On the opposite end of the spectrum, I was once on a high-performing team that was actually refreshing and exhilarating. We trusted the team leader; the team leader would ask for all of our input, and they would be in constant touch with us to see if we needed anything or had any issues they could help with. In turn, we trusted that the team leader would support us and respect our input and efforts. You can recognize teams that have trust and great communications. You see team members going to lunch together or getting together after work. They joke and seem relaxed. The work seems effortless and fun, yes, fun, because you feel like everyone appreciates your efforts on behalf of the team and team members recognize your work. You want to get your part done in time, so you don’t hold up other team members, and empathy is at a high level. As far as the project outcome: We finished the project ahead of schedule, on budget, without any post launch issues!
This high-performing team had trust, great communications, team empathy, and open and honest dialogue.
Who Is Responsible?
Team dynamics and culture start with the team leader. Do they have the people skills needed? Are they inclusive in discussions and are they supportive of team members? Team leaders should not hog the spotlight but give team members the recognition. Team leaders on effective teams should be almost invisible, working behind the scenes to help team members accomplish their tasks. In effect, they are getting the managerial and logistical hurdles out of the way ahead of time so team members can complete their assigned task(s). Team leaders need to do their homework and ensure there are no conflicts among team members. Do you have two team members assigned who dislike each other? Is there a dislike or competitive nature between departments that needs to be resolved up front?
Are team members committed to the project? Do they have conflicts from their manager, who may have a different agenda that sets the project at a lower priority and instructs their associate to likewise de-prioritize their work on the project? This is a not-so-rare occurrence in large corporations and, often, at suppliers.
Sometimes, teams have to report unforeseen issues back to management. In such cases, management must understand that these were unforeseen issues that the team needs to absorb and address in their schedule. These issues may cause a delay. In these cases, management has to trust the team leader to work with the team on a solution that will also adhere to the timeline as best as possible. Management needs to trust that the team leader understands the importance of the timeline and its impact on the company’s performance.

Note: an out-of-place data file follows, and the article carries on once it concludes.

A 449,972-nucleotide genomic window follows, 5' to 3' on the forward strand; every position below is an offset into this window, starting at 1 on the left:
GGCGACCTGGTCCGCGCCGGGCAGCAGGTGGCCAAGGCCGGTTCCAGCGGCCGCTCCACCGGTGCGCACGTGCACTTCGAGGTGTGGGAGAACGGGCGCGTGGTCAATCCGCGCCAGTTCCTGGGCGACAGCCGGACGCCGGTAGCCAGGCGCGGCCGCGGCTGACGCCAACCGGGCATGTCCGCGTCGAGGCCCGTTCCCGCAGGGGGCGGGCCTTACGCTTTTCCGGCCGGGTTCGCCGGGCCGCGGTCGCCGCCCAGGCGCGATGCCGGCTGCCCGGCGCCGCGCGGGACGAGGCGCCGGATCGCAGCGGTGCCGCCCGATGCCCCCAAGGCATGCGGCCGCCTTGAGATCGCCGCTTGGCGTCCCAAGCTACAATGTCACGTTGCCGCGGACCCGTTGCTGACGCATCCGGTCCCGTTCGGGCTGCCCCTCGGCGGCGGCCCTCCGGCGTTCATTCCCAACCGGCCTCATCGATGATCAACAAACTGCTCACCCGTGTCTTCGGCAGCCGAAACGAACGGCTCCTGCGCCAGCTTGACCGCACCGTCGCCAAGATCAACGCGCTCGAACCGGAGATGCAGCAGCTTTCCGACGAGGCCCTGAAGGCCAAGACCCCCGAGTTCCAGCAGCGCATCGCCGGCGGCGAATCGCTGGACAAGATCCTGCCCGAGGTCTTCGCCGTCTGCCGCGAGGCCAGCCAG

There is no magic solution to getting teams to perform well. Much like a sports team, there are many intangibles that separate a winning team from an underperforming team. But the common denominator is trust. Unfortunately, most companies foster internal competition between teams and/or departments. It can be difficult to turn off this competitiveness, and it can creep into a team’s dynamics, making it almost impossible to create a highly performing team.
What a good team leader can do is sit down with their management when forming a team. Do your homework. Identify what talent and expertise you need and which associates have the right attitude and aptitude to support your project, and actively advocate for them to be on your team. As a team leader, treat your team members as equally important and trust them to do the right thing. Have weekly informal meetings, like hallway conversations. I found having a few minutes of each day with team members to be valuable in picking up potential issues before they cause a problem.
Team members should be committed to the project. They need to know clearly what is expected of them and what they need to complete their task. They should not be afraid to bring up concerns, even if they are with aspects of the project for which they do not have responsibility; impacted team members should not view these concerns as an attack but as a supportive concern and that the team member is looking out for other team members.
If these elements are followed and addressed, your team should be successful.
About the Author:
Eric Hinrichs has more than 31 years in the medical device field in research and development on new products and processes, in operations on improving processes, and in quality on leading process and product validations and performing data analysis. He developed and led the implementation of numerous process redesigns while at Ethicon to improve product support execution. He authored an ASTM standard, worked on updates to United States Pharmacopeia (USP) medical standards, and helped developed new medical standards for the European Association of the Surgical Suture Industry (EASSI) in Europe. He has also co-authored a medical standard for India that is currently under consideration for adoption. He recently released a book on career advice, Perceptions and Expectations.